This was at the heart of a popular session at the J. Boye Aarhus 17 conference where Maren Christin Huebl from German software giant SAP gave a talk on fostering a culture of innovation with design thinking.

photo credit: Steffen Elberg, Jyske Bank (tweet)


What’s the mindset of design-minded intrapreneurs?

Maren is one of the community leaders from the Design at Business community which also includes organisations like Daimler, Fidelity and Nestle. They’ve done a great job at bringing people together to collect lessons learned and share experiences towards scaling design thinking, in particular in large, complex and global organisations.


Photo by Ib Sørensen


Company culture was brought up several times in the presentation and Maren kindly shared a booklet on why mindsets matter. The booklet made the point that generic mindsets described in the context of design thinking fall short of what makes successful design-minded intrapreneurs in large businesses. And it came with the missing mindsets that have driven design culture at scale. These include:

  • Shamelessly human-centered
  • Confidently iterative
  • Courageously committed
  • Respectful instigator
  • Business savvy

Read more in the highly recommended mindsets booklet (free, no registration, PDF download)

Learning from SAP’s 14 years journey in Design Thinking

During Maren’s presentation, she also shared from SAP’s vast experience in design thinking. She honestly covered ups and downs including initial frustration that design thinking could not be practiced and later how design thinking by checkbox was not working.

In recent years SAP Design has made great progress including enhancing their understanding of innovation culture and specifically redesigned leadership as shown in this slide:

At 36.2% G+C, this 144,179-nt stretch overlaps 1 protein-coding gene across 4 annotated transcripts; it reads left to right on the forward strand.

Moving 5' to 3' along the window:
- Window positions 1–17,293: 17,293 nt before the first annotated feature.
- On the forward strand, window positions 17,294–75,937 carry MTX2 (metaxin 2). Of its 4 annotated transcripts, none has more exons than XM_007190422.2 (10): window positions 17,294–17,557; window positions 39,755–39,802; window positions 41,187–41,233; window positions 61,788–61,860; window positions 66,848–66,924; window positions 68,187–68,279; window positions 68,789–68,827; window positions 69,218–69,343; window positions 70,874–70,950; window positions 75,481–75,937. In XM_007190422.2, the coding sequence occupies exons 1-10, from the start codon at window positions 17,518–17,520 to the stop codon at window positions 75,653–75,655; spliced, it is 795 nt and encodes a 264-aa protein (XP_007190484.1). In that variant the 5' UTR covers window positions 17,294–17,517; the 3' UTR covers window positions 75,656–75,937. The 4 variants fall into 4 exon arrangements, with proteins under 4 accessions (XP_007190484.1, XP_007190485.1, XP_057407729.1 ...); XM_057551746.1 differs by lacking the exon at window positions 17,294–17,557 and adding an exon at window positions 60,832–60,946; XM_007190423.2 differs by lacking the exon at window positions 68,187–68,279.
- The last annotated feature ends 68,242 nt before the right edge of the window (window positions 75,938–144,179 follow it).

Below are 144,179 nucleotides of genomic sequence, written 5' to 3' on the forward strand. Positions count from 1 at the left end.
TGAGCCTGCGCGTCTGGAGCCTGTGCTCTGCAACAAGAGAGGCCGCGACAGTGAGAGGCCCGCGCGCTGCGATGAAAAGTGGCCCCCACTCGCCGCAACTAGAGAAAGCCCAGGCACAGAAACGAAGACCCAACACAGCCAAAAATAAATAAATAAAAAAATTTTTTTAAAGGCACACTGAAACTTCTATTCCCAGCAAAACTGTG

The point of putting experts front and center resonated well with me. Readers of the Edelman Trust Barometer will also remember that experts are among those considered most trustworthy inside an organisation, only surpassed by peers. According to Maren, there seem to be two sides of the same coin of “putting experts front & center”:

  • fostering trust at the customer side (“trusted advisor”)
  • a higher involvement at the employee side, because they (finally) see the impact of their work, and can directly influence it

Scrum and agile methods has also played a key role in developing design thinking further at SAP. Maren highlighted how scrum has helped distribute power in her project team, create a better overview and how it has created a sense of team empowerment.

Putting ideas into action: Focus on empathy

As a final part of her session, Maren did an empathy exercise. She focused on the ideal work environment and had participants work with an empathy map.


(click for large version)

This reminded me of the famous Harvard Business Review article titled Connect, Then Lead from 2013, which made the point that warmth trumps strength.

Maren took a slightly different, yet related path, with this key question to kick off the discussion:

How does the ideal work environment look and feel like?

The Design at Business community has a created the Work hard – Play hard: The creative space book (free, no registration, PDF download). The book covers creative spaces inside corporate environments and comes with some great examples, including J. Boye members Philips, Siemens and Swisscom.

To cite from the conclusion of the book – as it relates to how creative workspaces help scale design thinking:

…the creativity that is unleashed not only allows people to build better products
and make customers happier but also to build a better company, leading to a sustainable
cycle of innovation, learning, and growth of incredible potential

Let’s continue the conversation

You can find Maren’s complete slides here: